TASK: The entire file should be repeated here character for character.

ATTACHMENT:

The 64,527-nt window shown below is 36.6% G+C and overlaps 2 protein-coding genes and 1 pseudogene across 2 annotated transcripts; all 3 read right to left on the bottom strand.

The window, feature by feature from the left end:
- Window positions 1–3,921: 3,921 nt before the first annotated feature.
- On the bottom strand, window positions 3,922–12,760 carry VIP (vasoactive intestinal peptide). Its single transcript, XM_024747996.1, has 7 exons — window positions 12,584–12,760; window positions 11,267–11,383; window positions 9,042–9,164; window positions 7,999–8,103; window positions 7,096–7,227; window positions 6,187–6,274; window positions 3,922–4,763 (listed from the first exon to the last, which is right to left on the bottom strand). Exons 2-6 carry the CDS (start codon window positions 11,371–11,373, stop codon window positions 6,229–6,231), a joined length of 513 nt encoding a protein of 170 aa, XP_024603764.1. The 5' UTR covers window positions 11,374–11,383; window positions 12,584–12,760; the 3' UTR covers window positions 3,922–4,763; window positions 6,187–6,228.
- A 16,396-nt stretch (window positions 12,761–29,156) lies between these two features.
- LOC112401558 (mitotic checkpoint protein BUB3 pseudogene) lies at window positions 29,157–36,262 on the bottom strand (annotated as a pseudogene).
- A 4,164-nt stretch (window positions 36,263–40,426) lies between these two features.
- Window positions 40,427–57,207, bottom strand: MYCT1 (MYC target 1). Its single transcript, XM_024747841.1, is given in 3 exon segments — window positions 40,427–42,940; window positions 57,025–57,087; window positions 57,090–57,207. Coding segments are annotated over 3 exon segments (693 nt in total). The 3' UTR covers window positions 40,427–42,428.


The 64,527-nt window shown below is 36.6% G+C and overlaps 2 protein-coding genes and 1 pseudogene across 2 annotated transcripts; all 3 read right to left on the bottom strand.

The window, feature by feature from the left end:
- Window positions 1–3,921: 3,921 nt before the first annotated feature.
- On the bottom strand, window positions 3,922–12,760 carry VIP (vasoactive intestinal peptide). Its single transcript, XM_024747996.1, has 7 exons — window positions 12,584–12,760; window positions 11,267–11,383; window positions 9,042–9,164; window positions 7,999–8,103; window positions 7,096–7,227; window positions 6,187–6,274; window positions 3,922–4,763 (listed from the first exon to the last, which is right to left on the bottom strand). Exons 2-6 carry the CDS (start codon window positions 11,371–11,373, stop codon window positions 6,229–6,231), a joined length of 513 nt encoding a protein of 170 aa, XP_024603764.1. The 5' UTR covers window positions 11,374–11,383; window positions 12,584–12,760; the 3' UTR covers window positions 3,922–4,763; window positions 6,187–6,228.
- A 16,396-nt stretch (window positions 12,761–29,156) lies between these two features.
- LOC112401558 (mitotic checkpoint protein BUB3 pseudogene) lies at window positions 29,157–36,262 on the bottom strand (annotated as a pseudogene).
- A 4,164-nt stretch (window positions 36,263–40,426) lies between these two features.
- Window positions 40,427–57,207, bottom strand: MYCT1 (MYC target 1). Its single transcript, XM_024747841.1, is given in 3 exon segments — window positions 40,427–42,940; window positions 57,025–57,087; window positions 57,090–57,207. Coding segments are annotated over 3 exon segments (693 nt in total). The 3' UTR covers window positions 40,427–42,428.